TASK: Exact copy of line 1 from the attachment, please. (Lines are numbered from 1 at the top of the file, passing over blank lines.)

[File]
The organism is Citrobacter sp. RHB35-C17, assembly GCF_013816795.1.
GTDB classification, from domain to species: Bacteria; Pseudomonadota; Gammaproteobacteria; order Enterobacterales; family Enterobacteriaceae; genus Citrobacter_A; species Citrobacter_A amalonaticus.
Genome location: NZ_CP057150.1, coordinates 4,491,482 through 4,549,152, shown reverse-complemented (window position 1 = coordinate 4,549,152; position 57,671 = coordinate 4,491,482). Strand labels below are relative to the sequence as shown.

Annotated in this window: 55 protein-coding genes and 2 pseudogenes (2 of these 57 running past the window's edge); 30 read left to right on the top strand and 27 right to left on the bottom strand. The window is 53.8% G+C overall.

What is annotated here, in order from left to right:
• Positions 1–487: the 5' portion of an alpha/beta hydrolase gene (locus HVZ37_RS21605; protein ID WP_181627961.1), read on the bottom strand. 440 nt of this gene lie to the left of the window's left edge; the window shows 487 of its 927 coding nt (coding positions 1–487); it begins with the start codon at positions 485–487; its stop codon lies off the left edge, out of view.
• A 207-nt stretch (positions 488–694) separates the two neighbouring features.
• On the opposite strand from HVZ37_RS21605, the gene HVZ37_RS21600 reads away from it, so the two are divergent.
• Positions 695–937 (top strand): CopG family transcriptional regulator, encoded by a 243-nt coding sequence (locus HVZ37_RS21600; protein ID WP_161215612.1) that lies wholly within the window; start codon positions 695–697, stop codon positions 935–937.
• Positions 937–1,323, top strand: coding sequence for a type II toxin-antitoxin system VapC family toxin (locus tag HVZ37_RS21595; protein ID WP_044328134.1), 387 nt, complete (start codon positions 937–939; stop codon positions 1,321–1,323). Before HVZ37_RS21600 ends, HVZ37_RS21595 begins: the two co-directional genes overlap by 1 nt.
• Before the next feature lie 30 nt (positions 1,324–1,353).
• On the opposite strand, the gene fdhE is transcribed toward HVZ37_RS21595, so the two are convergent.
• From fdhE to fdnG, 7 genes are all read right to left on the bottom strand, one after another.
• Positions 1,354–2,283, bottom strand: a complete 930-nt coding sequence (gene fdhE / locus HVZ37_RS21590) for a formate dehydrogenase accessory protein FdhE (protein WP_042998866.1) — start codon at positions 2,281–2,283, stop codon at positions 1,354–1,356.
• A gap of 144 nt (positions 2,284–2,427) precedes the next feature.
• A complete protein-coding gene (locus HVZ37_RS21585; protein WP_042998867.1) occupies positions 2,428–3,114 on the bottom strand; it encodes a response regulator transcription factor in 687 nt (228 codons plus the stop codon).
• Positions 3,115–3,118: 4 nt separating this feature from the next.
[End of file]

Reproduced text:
The organism is Citrobacter sp. RHB35-C17, assembly GCF_013816795.1.